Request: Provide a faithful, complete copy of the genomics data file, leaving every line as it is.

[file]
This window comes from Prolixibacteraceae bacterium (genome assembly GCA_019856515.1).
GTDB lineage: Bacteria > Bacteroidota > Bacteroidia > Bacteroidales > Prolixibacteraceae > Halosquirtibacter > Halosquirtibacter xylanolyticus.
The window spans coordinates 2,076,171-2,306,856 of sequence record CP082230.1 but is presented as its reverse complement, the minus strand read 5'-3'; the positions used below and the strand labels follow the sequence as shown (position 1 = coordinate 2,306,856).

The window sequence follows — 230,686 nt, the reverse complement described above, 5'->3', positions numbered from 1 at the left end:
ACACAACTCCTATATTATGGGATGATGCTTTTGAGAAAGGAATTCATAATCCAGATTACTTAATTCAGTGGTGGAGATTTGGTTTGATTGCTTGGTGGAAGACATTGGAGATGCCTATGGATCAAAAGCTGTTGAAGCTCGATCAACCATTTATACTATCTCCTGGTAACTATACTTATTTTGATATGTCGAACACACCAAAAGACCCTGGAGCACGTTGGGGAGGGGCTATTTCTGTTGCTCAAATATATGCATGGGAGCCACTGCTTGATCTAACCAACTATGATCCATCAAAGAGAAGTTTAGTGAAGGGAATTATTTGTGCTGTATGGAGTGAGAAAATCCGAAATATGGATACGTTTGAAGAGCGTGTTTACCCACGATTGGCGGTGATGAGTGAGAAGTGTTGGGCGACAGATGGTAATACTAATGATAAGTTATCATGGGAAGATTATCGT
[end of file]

This window comes from Prolixibacteraceae bacterium (genome assembly GCA_019856515.1).
GTDB lineage: Bacteria > Bacteroidota > Bacteroidia > Bacteroidales > Prolixibacteraceae > Halosquirtibacter > Halosquirtibacter xylanolyticus.
The window spans coordinates 2,076,171-2,306,856 of sequence record CP082230.1 but is presented as its reverse complement, the minus strand read 5'-3'; the positions used below and the strand labels follow the sequence as shown (position 1 = coordinate 2,306,856).

The window sequence follows — 230,686 nt, the reverse complement described above, 5'->3', positions numbered from 1 at the left end:
ACACAACTCCTATATTATGGGATGATGCTTTTGAGAAAGGAATTCATAATCCAGATTACTTAATTCAGTGGTGGAGATTTGGTTTGATTGCTTGGTGGAAGACATTGGAGATGCCTATGGATCAAAAGCTGTTGAAGCTCGATCAACCATTTATACTATCTCCTGGTAACTATACTTATTTTGATATGTCGAACACACCAAAAGACCCTGGAGCACGTTGGGGAGGGGCTATTTCTGTTGCTCAAATATATGCATGGGAGCCACTGCTTGATCTAACCAACTATGATCCATCAAAGAGAAGTTTAGTGAAGGGAATTATTTGTGCTGTATGGAGTGAGAAAATCCGAAATATGGATACGTTTGAAGAGCGTGTTTACCCACGATTGGCGGTGATGAGTGAGAAGTGTTGGGCGACAGATGGTAATACTAATGATAAGTTATCATGGGAAGATTATCGT